· The new GSP rules of origin applicable since 2011[14] address the criticism that rigid rules of origin inhibit developing countries from making full use of EU preferences. The new rules are simpler and easier to comply with. They offer extended possibilities of sourcing, with new opportunities for regional and trans-regional cumulation between countries. LDCs benefit from further flexibilities, beyond levels offered by most other developed countries in their own GSP-type schemes. Improved rules have also been proposed in Economic Partnership Agreements (EPA) negotiations (see 3.3).

· In 2004, the Commission opened an on-line service for potential exporters in developing countries on practical aspects of gaining access to the EU market – the Export Helpdesk.[15] The service provides detailed information on EU import tariffs, rules of origin, customs procedures, technical requirements, etc. This is a unique tool worldwide, though usage in LDCs could be increased.

3.2. Leading on Aid for Trade (AfT)

· The EU and its Member States have been driving global AfT efforts, accounting for more than a third of global flows. In 2007, the EU adopted a joint strategy with EU Member States. We have doubled our efforts, reaching €10.5billion in 2009, above our targets. More than a third of EU development aid now supports trade-related needs. However, we are concerned that LDCs receive only a limited share of AfT (22%). We have worked to enhance effectiveness by promoting a better match with trade opportunities, including through increased international coherence and monitoring, although we recognise that here too further progress is still needed.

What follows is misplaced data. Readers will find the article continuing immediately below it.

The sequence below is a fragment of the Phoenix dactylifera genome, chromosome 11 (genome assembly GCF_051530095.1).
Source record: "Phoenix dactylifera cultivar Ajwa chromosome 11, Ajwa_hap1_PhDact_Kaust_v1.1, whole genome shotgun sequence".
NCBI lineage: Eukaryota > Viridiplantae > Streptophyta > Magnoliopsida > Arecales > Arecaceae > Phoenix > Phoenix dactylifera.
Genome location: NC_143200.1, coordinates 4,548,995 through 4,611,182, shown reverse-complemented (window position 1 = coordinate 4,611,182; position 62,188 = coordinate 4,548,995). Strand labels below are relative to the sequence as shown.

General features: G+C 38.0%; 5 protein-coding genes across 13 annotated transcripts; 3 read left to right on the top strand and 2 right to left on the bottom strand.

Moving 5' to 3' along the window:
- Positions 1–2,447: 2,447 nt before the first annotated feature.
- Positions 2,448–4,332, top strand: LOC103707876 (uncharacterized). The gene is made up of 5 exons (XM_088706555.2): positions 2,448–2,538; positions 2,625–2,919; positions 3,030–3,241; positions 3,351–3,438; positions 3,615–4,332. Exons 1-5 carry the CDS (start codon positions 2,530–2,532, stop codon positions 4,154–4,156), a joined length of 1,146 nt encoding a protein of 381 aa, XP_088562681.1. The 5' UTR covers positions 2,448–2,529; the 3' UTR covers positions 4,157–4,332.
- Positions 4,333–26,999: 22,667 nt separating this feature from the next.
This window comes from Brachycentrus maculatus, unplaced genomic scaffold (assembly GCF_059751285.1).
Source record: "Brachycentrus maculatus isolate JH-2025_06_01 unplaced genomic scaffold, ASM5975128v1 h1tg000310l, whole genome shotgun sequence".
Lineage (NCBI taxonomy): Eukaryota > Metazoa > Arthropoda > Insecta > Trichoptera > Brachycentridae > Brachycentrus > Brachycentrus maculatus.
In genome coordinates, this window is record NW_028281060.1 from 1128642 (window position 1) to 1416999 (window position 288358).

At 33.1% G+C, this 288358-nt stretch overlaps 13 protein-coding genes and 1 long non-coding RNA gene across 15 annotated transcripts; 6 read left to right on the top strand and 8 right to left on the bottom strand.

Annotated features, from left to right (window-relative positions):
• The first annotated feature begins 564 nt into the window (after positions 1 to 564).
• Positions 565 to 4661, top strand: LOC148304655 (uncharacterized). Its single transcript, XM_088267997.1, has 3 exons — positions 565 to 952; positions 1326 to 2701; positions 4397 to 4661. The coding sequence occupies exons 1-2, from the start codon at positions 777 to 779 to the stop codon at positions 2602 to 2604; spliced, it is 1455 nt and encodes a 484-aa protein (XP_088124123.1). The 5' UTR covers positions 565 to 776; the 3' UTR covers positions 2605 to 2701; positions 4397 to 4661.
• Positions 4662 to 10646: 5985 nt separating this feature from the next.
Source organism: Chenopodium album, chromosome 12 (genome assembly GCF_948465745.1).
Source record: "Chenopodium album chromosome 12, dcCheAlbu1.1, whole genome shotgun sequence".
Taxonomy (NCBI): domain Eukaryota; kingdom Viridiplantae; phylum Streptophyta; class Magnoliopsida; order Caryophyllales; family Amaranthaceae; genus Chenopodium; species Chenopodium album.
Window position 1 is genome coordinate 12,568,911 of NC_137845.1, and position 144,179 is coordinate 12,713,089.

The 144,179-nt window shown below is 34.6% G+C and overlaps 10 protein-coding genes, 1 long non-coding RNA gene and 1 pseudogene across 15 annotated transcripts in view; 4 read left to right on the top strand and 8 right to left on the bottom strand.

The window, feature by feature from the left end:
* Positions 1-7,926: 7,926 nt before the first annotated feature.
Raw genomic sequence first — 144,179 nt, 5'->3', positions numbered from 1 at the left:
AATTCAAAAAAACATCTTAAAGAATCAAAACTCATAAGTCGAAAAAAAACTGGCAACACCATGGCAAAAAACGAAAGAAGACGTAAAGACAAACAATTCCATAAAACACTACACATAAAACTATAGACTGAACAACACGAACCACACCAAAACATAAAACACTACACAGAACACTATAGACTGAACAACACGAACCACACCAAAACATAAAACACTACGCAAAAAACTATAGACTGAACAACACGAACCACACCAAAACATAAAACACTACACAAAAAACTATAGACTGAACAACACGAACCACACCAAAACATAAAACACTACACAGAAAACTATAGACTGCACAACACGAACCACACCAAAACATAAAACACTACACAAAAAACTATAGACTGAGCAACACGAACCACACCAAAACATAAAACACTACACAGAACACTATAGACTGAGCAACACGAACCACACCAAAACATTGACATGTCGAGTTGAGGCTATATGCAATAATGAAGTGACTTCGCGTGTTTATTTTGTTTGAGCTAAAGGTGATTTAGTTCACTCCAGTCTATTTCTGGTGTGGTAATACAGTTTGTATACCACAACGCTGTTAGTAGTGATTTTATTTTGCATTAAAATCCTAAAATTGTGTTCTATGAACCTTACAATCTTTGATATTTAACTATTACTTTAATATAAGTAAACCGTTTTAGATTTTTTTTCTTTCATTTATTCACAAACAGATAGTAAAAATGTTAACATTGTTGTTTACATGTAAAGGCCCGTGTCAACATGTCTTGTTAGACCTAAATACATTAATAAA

Collective EU Aid for Trade (EU and EU Member States)

3.3. Renewed bilateral and regional efforts

Further to the Cotonou Agreement, negotiations started in 2002 with African, Caribbean and Pacific (ACP) countries to conclude Economic Partnership Agreements (EPAs). A comprehensive, regional EPA has been signed and provisionally applied with the CARIFORUM group of States in the Caribbean. We have negotiated interim EPAs with other countries and regions to ensure continuity in trade in goods once the Cotonou preferences expired at the end of 2007. Negotiations for enhanced agreements now continue with all regions. Pending ratification of interim EPAs, temporary measures were adopted in December 2007[16]. In September 2011, the Commission proposed to maintain these market access arrangements after 2013 only for those countries that are taking the necessary steps towards ratification of their respective EPA[17].

In 2006, the Global Europe Communication[18] launched a new series of Free Trade Agreements (FTA) negotiations with more advanced developing countries and regions. Talks are on-going with India and Mercosur. Because of slow progress under the region-to-region approach with ASEAN, negotiations are now advancing bilaterally with Singapore and Malaysia. We have also concluded negotiations on comprehensive FTAs with Peru, Colombia and Central America as well as with Ukraine.

The EU has consistently sought to promote regional integration, notably as a means of overcoming the drawbacks of small and fragmented markets, to make countries more attractive to FDI and to spur economic growth. Our agreements with Central America and CARIFORUM have strongly supported regional integration processes, but we realised the need to adjust our approach where political will or regional capacity were not strong enough. In some instances, we have to move forward on a bilateral basis as an intermediary step towards the longer-term objective of region-to-region agreements in ways that do not prevent other regional partners from joining when ready. We have dedicated substantial funding to regional integration, although results have often fallen short of expectations. A key difficulty is the limited capacity of regional organisations to formulate project proposals that are viable and supported by their members.

3.4. Mixed global picture